Kente is More than a Cloth: Shows a picture of Nana Osei Agyemang Prempeh II, King of the Asante Kingdom (1931-1970), regally wrapped in Kente Cloth. Also has the same examples and explanations of Kente cloth patterns
Kuba - Central Africa: Example of a beautiful piece of Kuba Cloth in the collection of the Peabody Museum.
Kuba Cloth: Playing With Geometry: This site provides information and stunning examples of kuba cloth.
Kuba Textiles - An Introduction: Detailed article about how Kuba Cloth is created. No pictures.
Kuba Velvet: Image from the University of Central Florida Art Collection.
Mande Traditions in Textile Production: Image is shown of a Mande (from Suriname) textile and states that Mande textile productions were carried over on the ships of the slave trade. Also shows a quilt by Amanda Gordan of Vicksburg, MS.
Man's Kente Cloth - Image 1: Close-up view of a piece in the collection of the Detroit Institute of Arts.
Man's Kente Cloth - Image 2: Close-up view of a piece in the collection of the Detroit Institute of Arts.
Meanings of Symbols in Adinkra Cloth: Provides the meanings for a small sampling of the more than 80 symbols used in creating the patterns for Adinkra cloth
Textiles of Africa: Beautiful images of 9 textiles from the Congo, Ivory Coast and Ghana created in the early to mid 20th century; clickable for close-up view.
The Art of Bakina Faso: This is the full text of a book by Christopher D. Roy, professor of Art History at the University of Iowa about the art of this West African country. Included is a section on weaving.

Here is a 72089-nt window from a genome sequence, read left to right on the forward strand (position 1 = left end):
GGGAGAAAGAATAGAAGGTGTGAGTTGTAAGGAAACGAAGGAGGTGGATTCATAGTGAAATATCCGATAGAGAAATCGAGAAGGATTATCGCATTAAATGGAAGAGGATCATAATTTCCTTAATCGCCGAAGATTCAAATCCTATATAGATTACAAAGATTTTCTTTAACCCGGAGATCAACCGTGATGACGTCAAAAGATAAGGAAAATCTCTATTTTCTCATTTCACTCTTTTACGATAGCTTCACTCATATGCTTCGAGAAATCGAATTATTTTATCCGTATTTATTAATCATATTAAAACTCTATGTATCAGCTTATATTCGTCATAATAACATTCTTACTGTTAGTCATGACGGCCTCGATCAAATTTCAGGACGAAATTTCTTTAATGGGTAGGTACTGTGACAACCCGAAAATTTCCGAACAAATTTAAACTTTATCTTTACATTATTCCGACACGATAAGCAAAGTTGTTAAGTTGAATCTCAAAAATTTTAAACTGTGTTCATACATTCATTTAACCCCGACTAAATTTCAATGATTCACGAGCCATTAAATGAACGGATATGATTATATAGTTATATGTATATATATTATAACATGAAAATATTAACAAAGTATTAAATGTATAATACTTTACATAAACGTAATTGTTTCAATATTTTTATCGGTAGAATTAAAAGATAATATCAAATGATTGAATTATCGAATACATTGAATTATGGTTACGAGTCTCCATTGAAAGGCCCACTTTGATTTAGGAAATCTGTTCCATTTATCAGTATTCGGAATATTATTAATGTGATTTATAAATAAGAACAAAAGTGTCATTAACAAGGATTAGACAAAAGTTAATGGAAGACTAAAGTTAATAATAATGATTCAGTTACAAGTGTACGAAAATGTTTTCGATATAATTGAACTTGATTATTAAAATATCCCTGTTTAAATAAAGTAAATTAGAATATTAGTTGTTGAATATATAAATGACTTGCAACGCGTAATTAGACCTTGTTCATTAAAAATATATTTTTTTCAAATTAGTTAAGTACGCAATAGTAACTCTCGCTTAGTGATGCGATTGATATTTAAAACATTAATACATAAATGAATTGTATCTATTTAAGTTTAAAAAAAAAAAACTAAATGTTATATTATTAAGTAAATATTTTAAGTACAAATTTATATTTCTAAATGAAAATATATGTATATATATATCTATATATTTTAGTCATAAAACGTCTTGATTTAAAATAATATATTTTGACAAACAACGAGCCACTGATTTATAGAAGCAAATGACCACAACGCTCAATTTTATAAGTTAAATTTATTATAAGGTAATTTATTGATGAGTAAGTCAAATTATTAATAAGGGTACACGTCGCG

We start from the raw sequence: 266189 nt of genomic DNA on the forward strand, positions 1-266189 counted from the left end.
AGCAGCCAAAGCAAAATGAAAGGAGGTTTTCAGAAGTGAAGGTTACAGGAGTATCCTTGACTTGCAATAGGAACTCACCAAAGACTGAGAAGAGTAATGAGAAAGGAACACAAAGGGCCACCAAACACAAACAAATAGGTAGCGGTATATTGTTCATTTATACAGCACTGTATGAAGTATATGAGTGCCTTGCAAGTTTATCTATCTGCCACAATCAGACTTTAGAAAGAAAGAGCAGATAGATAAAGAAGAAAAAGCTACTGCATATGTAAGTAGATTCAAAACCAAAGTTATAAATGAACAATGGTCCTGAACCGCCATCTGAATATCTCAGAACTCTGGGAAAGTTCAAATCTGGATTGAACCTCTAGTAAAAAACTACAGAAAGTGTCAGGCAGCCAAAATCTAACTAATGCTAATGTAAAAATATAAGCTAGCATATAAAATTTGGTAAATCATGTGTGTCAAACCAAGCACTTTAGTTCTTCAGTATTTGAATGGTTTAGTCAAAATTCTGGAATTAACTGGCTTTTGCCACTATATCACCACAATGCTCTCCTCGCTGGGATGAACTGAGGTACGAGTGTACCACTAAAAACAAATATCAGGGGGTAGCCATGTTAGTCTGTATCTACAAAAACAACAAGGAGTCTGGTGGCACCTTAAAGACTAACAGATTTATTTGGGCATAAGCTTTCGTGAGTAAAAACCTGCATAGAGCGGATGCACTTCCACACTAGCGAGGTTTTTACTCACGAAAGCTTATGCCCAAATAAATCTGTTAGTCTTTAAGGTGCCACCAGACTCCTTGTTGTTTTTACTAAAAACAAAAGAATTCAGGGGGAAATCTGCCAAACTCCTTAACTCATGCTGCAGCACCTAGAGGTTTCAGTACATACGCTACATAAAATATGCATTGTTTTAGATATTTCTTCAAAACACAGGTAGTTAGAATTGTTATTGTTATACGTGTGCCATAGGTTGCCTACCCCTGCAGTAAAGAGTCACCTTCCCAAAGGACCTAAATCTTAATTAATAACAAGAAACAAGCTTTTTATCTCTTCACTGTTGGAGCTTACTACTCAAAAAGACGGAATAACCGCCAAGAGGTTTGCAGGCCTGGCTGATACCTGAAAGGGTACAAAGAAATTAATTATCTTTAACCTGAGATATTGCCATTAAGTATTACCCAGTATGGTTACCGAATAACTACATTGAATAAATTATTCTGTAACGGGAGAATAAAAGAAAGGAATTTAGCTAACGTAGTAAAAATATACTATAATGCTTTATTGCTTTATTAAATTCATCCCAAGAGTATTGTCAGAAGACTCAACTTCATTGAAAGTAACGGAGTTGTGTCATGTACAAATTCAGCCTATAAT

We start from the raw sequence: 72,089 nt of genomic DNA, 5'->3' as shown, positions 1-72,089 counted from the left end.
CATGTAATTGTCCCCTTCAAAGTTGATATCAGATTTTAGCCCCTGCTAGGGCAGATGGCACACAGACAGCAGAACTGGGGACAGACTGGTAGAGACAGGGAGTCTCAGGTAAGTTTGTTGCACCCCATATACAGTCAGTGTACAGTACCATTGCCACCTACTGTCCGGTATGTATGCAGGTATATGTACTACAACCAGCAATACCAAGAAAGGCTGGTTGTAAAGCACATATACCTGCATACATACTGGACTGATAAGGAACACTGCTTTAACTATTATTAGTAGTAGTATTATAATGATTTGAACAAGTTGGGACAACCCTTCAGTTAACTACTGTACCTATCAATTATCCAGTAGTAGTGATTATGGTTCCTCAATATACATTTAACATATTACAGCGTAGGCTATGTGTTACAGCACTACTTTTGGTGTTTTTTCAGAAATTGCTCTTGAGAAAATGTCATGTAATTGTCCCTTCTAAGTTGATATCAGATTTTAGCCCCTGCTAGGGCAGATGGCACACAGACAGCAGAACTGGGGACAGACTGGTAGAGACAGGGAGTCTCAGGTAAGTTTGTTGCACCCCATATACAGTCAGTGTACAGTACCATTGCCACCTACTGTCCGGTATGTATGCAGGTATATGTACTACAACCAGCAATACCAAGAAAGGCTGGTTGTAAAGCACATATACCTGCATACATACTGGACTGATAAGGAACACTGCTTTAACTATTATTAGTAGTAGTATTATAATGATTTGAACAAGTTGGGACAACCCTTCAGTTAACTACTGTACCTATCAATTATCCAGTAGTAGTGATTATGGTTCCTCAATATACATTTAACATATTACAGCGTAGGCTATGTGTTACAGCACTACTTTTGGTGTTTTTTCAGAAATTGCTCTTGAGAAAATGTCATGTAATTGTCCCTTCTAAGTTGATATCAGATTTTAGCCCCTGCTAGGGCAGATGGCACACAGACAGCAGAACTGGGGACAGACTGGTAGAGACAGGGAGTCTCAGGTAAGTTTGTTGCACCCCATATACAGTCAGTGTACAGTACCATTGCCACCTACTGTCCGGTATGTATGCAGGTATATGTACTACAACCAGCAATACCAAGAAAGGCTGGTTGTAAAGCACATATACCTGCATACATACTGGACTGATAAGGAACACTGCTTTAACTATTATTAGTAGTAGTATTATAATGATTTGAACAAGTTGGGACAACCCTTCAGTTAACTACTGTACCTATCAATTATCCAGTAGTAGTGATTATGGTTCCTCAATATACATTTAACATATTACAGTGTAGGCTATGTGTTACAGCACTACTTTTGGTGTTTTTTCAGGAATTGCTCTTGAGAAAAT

The Textile Arts of Madagascar: Incredible site created by the Smithsonian that focuses on the central role that cloth has played historically and in contemporary Madagascar. Opening screen gives some background. “Mouse over” each of the four pictures at the top to be offered choices for links to extensive images and information about their textiles.
The Weaving Turtle - African Textiles: Created as part of an education project for an inner city school, this site has to be seen to be believed.
Thirteen Quicktime Videos, including Bobo Fiber Masks, Spinning and Weaving, and Braiding Hair
University of Michigan Art Image Browser: Many clickable images of ancient textiles.
West African Wisdom: Adinkra Symbols & Meanings : Excellent Site! It aims to 1) catalogue adinkra symbols; 2) provide a high quality graphic source for each symbol; and 3) show adinkra symbols in use.
Woman's Kente Cloth: Close-up view of a piece in the collection of the Detroit Institute of Arts.
Woman's Wrap Skirt: Kuba
Woman's Wrap Skirt and Shawl: Igbo culture
Zimbabwe Painted Textiles: Site shows some beautiful examples and explains the process of creating them, which is similar to batik.